After being tased for the first time, Dockery sat up and pulled one of the probes out of his body. Pi's Resp. to Defs' SOF [ECF No. 82, at ¶ 56]. After that, the officers commanded Dockery "get on the ground." Pi's Resp. to Defs' SOF [ECF No. 82, at ¶ 58]; Defs' Resp. to Pi's Additional SOF [ECF No. 93, at ¶ 22]. Dockery, however, already was on the ground, and it is disputed whether Dockery was trying to stand up again. Defs' Resp. to Pi's Additional SOF [ECF No. 93, at ¶ 23]. It is undisputed that Dockery never made any attempt to flee the Adult Booking Room at Joliet police station. Defs' Resp. to Pi's Additional SOF [ECF No. 93, at ¶ 29].

         Sergeant Blackburn perceived Dockery still was a threat, and she attempted to tase Dockery again. Pi's Resp. to Defs' SOF [ECF No. 82, at ¶ 59], Sergeant Blackburn also "drive stunned" Dockery additional times. Pi's Resp. to Defs' SOF [ECF No. 82, at ¶ 62]. It disputed how many times Sergeant Blackburn deployed her taser and/or attempted to "drive stun" Dockery. Dockery appears to be rolling around on the ground after being tased and "drive stunned." Pi's Resp. to Defs' SOF [ECF No. 82, at ¶¶ 63-65]. Defendants assert Dockery was kicking at the officers, which Dockery disputes. Pi's Resp. to Defs' SOF [ECF No. 82, at ¶ 63], Dockery states he was rolling around because he had been tased multiple times. Pi's Resp. to Defs' SOF [ECF No. 82, at ¶ 63]. Eventually, additional officers entered the booking room and helped to put Dockery into handcuffs. Defs' Resp. to Pi's Additional SOF [ECF No. 93, at ¶¶ 27-28].

         Dockery alleges that he suffered injuries as a result of these events and that he requested medical attention, but Defendants did not offer medical care to him. Defs' Resp. to Pi's Additional SOF [ECF No. 93, at ¶ 35]. Defendants do not dispute that Dockery did not receive any medical treatment from any member of the Joliet Police Department. Defs' Resp. to Pi's Additional SOF [ECF No. 93, at 36].

         LEGAL STANDARD

         Summary judgment is proper when "the pleadings, depositions, answers to interrogatories, and admissions on file, together with the affidavits, if any, show that there is no genuine issue as to any material fact and that the moving party is entitled to a judgment as a matter of law." Fed.R.Civ.P. 56(c). A genuine issue of material fact exists if "the evidence is such that a reasonable jury could return a verdict for the nonmoving party." Anderson v. Liberty Lobby, Inc., 477 U.S. 242, 248 (1986). The party seeking summary judgment has the burden of establishing the lack of any genuine issue of material fact. See Celotex Corp. v. Catrett, 477 U.S. 317, 323(1986).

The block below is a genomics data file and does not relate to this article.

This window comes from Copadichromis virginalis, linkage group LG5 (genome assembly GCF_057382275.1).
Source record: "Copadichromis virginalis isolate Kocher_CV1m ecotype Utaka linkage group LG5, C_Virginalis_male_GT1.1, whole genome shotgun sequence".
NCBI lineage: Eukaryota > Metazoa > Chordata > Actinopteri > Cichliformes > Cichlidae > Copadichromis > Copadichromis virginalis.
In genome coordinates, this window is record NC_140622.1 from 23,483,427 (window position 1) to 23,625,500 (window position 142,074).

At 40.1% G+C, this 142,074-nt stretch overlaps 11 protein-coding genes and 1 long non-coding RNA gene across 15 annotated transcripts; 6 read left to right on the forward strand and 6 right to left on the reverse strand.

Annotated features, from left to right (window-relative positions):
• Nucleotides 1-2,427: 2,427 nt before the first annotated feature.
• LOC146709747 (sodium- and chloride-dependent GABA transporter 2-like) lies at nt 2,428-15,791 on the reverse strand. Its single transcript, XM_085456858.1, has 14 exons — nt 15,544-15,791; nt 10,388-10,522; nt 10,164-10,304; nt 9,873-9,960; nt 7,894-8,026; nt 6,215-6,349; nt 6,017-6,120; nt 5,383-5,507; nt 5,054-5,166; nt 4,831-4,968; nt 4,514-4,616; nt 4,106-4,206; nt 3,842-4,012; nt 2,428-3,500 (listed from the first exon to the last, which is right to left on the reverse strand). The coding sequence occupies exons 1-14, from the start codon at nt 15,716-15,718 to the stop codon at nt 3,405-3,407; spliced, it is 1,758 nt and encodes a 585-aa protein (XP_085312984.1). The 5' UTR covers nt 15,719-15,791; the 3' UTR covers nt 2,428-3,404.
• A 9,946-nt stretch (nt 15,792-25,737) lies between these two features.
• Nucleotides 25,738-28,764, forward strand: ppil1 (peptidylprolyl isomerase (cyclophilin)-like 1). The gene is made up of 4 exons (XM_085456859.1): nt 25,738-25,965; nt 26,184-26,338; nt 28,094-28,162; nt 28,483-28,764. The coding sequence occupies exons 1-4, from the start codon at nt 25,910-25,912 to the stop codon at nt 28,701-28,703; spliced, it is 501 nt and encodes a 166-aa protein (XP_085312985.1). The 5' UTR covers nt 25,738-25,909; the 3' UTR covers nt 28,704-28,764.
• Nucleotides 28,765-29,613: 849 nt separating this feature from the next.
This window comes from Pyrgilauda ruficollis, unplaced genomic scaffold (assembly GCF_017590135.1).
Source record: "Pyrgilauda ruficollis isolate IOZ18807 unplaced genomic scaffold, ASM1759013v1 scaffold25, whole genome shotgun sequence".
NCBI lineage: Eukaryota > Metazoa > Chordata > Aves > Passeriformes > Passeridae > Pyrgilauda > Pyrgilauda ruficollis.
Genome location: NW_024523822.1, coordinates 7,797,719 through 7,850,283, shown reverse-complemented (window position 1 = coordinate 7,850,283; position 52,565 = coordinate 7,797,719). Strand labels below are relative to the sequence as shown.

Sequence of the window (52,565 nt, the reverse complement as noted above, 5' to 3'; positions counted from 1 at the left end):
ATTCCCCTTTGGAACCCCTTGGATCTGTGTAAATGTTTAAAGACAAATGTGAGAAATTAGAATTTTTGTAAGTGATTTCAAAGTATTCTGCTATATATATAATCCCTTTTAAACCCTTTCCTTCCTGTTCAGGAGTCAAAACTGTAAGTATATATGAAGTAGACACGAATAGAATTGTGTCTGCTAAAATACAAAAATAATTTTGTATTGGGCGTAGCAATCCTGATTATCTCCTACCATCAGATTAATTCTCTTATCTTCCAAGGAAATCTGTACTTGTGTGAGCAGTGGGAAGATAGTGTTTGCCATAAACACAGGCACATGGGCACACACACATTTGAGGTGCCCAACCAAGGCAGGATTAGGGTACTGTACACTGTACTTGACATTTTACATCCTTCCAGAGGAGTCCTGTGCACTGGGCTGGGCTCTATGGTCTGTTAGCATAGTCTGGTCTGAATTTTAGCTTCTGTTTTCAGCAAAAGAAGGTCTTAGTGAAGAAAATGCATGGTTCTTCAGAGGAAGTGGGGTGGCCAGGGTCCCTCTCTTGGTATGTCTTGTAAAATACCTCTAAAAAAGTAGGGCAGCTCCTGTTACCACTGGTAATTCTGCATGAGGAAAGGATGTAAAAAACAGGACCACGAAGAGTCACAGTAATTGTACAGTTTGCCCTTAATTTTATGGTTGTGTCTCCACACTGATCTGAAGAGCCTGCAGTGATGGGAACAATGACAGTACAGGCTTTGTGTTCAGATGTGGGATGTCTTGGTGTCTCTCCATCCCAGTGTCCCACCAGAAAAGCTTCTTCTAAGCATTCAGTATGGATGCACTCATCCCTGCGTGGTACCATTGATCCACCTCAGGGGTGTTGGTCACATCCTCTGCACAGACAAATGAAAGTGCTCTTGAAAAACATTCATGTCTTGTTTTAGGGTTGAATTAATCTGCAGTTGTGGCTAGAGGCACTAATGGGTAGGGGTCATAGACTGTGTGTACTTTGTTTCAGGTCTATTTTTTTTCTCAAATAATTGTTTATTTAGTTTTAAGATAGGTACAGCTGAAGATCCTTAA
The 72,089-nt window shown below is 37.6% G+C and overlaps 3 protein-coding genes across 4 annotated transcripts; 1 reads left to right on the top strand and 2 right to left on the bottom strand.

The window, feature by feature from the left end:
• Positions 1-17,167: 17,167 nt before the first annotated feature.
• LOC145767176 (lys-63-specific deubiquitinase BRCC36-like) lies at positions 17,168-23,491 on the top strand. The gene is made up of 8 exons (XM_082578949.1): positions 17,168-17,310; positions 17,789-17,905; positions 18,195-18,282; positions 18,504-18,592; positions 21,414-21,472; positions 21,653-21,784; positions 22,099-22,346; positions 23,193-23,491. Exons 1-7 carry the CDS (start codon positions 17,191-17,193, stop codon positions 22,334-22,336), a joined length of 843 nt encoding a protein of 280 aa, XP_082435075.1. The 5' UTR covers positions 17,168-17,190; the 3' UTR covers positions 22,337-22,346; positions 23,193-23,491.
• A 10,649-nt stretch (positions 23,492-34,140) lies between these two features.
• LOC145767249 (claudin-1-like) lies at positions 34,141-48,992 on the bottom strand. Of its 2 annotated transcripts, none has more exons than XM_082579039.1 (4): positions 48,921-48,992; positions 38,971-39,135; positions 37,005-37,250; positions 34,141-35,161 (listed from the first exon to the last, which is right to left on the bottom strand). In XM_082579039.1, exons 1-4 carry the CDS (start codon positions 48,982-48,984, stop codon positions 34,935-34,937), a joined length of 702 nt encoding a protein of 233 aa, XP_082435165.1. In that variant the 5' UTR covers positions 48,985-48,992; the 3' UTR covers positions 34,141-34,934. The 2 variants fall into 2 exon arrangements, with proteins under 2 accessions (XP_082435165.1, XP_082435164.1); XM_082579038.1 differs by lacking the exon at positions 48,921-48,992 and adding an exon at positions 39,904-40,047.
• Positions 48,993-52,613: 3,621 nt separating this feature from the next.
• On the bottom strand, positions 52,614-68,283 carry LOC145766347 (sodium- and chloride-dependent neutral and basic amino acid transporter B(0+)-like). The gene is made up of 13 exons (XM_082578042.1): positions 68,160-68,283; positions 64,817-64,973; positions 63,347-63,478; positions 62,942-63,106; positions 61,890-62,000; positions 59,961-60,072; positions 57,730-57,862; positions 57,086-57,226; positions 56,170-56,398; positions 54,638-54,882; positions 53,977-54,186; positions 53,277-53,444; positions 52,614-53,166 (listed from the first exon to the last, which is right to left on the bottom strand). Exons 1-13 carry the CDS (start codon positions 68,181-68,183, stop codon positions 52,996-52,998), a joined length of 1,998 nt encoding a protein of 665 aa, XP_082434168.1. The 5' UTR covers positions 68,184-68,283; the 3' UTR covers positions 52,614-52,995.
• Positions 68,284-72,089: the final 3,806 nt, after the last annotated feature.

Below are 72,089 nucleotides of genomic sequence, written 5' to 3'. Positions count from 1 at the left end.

In determining whether there is a genuine issue of fact, a district court "must construe the facts and draw all reasonable inferences in the light most favorable to the nonmoving party." Foley v. City of Lafayette, 359 F.3d 925, 928 (7th Cir. 2004). And the nonmoving party must go beyond the pleadings and "set forth specific facts showing that there is a genuine issue for trial." Anderson, 477 U.S. at 250. The nonmoving party "must do more than simply show that there is some metaphysical doubt as to the material facts." Matsushita Elec. Indus. Co., Ltd. v. Zenith Radio Corp., 475 U.S. 574, 586 (1986). In other words, the "mere existence of a scintilla of evidence in support of the [nonmovant's] position will be insufficient; there must be evidence on which the jury could reasonably find for the [nonmovant]." Anderson, 477 U.S. at 252.

         In considering a motion for summary judgment, a court does not "evaluate the weight of the evidence, judge the credibility of witnesses or determine the ultimate truth of the matter" but rather "determine whether there exists a genuine issue of triable fact." Chelios v. Heavener, 520 F.3d 678, 685 (7th Cir. 2008) (citation omitted). The court may not make credibility determinations, weigh the evidence, or decide which inferences to draw from the facts; these are jobs for a factfinder. Anderson, 477 U.S. at 255; Betaco, Inc. v. Cessna Aircraft Co., 32 F.3d 1126, 1138 (7th Cir. 1994); Sarsha v. Sears, Roebuck & Co., 3 F.3d 1035, 1041 (7th Cir. 1993). Rather, "[t]he court has one task and one task only: to decide, based on the evidence of record, whether there is any material dispute of fact that requires a trial." Waldridge v. Am. Hoechst Corp., 24 F.3d 918, 920 (7th Cir. 1994). The court, therefore, must look at the evidence as a jury might, construing the record in the light most favorable to the nonmoving party and avoiding a temptation to decide which party's version of the facts is more likely true. Shepherd v. Slater Steels Corp., 168 F.3d 998, 1009 (7th Cir. 1999).

         ANALYSIS

         I. Defendants Are Not Entitled To Summary Judgment As A Matter Of Law On Dockery's Excessive Force Claim

         In Count I of his complaint, Dockery asserts that Defendants used excessive force when the Defendant police officers attempted to place him in handcuffs at the Joliet police station and when Sergeant Blackburn used a taser to subdue him multiple times ...